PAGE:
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Vibration enhancement of slide-mounted immunofluorescence staining

Journal of Neuroscience Methods
Publication Date
DOI: 10.1016/j.jneumeth.2004.02.005
  • Immunofluorescence
  • Neuronal Tissue Culture
  • Neuropeptide
  • Neurotransmitter
  • Protein Localization
  • Fluorescence Microscopy
  • Neuronal Markers
  • Immunohistochemistry
  • Biology
  • Chemistry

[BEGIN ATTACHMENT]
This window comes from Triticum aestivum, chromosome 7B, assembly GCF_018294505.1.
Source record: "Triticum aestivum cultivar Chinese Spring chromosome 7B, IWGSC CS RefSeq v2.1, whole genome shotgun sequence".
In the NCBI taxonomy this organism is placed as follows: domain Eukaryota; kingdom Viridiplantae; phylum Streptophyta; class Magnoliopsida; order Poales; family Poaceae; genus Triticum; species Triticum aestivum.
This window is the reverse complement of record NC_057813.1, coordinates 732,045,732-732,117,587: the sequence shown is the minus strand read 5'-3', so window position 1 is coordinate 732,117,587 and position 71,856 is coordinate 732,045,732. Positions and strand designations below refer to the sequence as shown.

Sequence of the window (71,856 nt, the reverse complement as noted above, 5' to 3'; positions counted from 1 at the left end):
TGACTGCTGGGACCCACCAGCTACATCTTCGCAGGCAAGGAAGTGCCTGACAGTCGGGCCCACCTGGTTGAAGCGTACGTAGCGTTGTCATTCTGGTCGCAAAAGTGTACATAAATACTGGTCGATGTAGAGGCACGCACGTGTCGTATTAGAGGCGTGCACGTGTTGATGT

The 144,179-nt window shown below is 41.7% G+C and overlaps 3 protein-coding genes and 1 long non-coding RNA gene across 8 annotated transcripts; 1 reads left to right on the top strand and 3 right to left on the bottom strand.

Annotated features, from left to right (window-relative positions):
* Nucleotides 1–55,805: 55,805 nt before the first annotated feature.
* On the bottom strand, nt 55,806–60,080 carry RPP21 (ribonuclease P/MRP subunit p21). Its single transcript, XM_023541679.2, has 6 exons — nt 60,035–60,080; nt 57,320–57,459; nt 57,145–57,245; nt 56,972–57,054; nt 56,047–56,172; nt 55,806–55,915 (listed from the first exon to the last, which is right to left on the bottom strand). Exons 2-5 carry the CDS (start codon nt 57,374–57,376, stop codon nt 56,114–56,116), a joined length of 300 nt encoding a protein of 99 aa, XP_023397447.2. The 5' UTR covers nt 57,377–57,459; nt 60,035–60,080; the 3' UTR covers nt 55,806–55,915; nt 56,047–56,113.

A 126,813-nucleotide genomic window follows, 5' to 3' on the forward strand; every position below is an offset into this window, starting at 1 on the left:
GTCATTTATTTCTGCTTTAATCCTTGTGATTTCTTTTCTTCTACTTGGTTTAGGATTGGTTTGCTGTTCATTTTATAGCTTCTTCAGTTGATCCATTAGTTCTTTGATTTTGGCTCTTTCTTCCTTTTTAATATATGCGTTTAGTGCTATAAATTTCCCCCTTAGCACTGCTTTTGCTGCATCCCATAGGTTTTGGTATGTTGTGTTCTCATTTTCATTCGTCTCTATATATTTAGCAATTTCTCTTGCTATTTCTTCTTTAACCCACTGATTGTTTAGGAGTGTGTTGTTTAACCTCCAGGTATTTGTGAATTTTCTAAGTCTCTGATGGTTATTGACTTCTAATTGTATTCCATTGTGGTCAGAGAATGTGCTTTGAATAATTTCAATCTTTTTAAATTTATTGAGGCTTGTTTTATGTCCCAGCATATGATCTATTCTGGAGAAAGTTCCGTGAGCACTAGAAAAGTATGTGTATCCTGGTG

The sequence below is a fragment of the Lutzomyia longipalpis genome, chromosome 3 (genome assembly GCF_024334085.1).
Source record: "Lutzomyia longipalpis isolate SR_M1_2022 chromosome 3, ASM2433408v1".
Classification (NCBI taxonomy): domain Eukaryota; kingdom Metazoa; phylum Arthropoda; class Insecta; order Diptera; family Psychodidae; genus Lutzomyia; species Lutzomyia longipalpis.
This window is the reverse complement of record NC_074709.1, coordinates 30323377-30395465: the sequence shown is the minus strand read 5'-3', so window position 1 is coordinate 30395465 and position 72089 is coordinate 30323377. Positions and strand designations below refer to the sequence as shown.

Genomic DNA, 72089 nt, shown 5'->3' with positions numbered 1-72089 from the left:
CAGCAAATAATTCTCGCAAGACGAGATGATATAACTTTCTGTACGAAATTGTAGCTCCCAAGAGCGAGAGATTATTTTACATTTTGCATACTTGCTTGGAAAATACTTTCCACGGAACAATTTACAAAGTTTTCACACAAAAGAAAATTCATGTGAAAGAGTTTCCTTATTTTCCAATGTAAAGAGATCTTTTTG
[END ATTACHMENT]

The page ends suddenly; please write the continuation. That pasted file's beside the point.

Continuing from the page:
Abstract Immunofluorescence techniques allow the determination of protein and small molecule distribution within tissues and individual cells. There have been important, innovative modifications of these techniques since their introduction to the biosciences including the use of a mounting medium that prevents photo-bleaching, non-ionic detergents to permeabilize membranes, multiple immunofluorescence labeling and antigen recovery techniques for optimizing ligand–target interactions. While methods have been optimized for ligand–target accessibility in free-floating sections, little innovation has occurred to improve antibody access and epitope recognition in immunohistochemistry on slide-mounted sections or cell culture. During our studies of brain signaling pathways, we sought to improve the immunofluorescence signal to noise ratio in these specimens. We present here a minor modification of immunofluorescence procedures that significantly increases antibody access to epitopes within tissue and improves staining quality while significantly shortening incubation time. Antibody–epitope interactions are dependent on access and affinity. Our technique is based upon application of a vibration source during antibody incubation which increases epitope access, shortens incubation time and thereby minimizes background immunofluorescence. Data are presented on benefits evident with several antibodies raised against proteins and peptides localized in various subcellular compartments. Analysis of the quality of labeling was performed to show that signal intensity is enhanced and background intensity is often diminished when incubations are performed under gentle vibration. This, together with the significant saving of time, should make this procedure applicable to a wide range of neurobiological questions.

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